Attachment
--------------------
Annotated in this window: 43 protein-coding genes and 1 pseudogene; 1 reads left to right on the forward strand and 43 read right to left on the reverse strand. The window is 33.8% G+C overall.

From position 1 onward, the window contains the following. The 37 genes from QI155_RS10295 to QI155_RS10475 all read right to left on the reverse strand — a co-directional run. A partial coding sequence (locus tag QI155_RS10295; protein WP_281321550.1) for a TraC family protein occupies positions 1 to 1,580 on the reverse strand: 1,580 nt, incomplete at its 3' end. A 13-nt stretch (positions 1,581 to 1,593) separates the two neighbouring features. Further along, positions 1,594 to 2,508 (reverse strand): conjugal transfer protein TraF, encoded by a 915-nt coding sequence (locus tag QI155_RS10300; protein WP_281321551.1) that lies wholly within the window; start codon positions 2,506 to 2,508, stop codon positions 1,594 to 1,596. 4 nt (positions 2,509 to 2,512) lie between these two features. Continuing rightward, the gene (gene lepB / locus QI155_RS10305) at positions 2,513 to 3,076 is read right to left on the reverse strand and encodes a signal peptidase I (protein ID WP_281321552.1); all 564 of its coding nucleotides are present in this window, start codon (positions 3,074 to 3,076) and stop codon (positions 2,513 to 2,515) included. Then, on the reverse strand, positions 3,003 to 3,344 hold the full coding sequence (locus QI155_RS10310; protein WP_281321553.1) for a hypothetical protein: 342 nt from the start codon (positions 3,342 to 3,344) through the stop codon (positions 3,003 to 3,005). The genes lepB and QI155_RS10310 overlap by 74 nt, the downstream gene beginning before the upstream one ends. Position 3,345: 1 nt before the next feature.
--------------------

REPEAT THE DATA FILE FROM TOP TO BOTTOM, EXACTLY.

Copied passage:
Annotated in this window: 43 protein-coding genes and 1 pseudogene; 1 reads left to right on the forward strand and 43 read right to left on the reverse strand. The window is 33.8% G+C overall.

From position 1 onward, the window contains the following. The 37 genes from QI155_RS10295 to QI155_RS10475 all read right to left on the reverse strand — a co-directional run. A partial coding sequence (locus tag QI155_RS10295; protein WP_281321550.1) for a TraC family protein occupies positions 1 to 1,580 on the reverse strand: 1,580 nt, incomplete at its 3' end. A 13-nt stretch (positions 1,581 to 1,593) separates the two neighbouring features. Further along, positions 1,594 to 2,508 (reverse strand): conjugal transfer protein TraF, encoded by a 915-nt coding sequence (locus tag QI155_RS10300; protein WP_281321551.1) that lies wholly within the window; start codon positions 2,506 to 2,508, stop codon positions 1,594 to 1,596. 4 nt (positions 2,509 to 2,512) lie between these two features. Continuing rightward, the gene (gene lepB / locus QI155_RS10305) at positions 2,513 to 3,076 is read right to left on the reverse strand and encodes a signal peptidase I (protein ID WP_281321552.1); all 564 of its coding nucleotides are present in this window, start codon (positions 3,074 to 3,076) and stop codon (positions 2,513 to 2,515) included. Then, on the reverse strand, positions 3,003 to 3,344 hold the full coding sequence (locus QI155_RS10310; protein WP_281321553.1) for a hypothetical protein: 342 nt from the start codon (positions 3,342 to 3,344) through the stop codon (positions 3,003 to 3,005). The genes lepB and QI155_RS10310 overlap by 74 nt, the downstream gene beginning before the upstream one ends. Position 3,345: 1 nt before the next feature.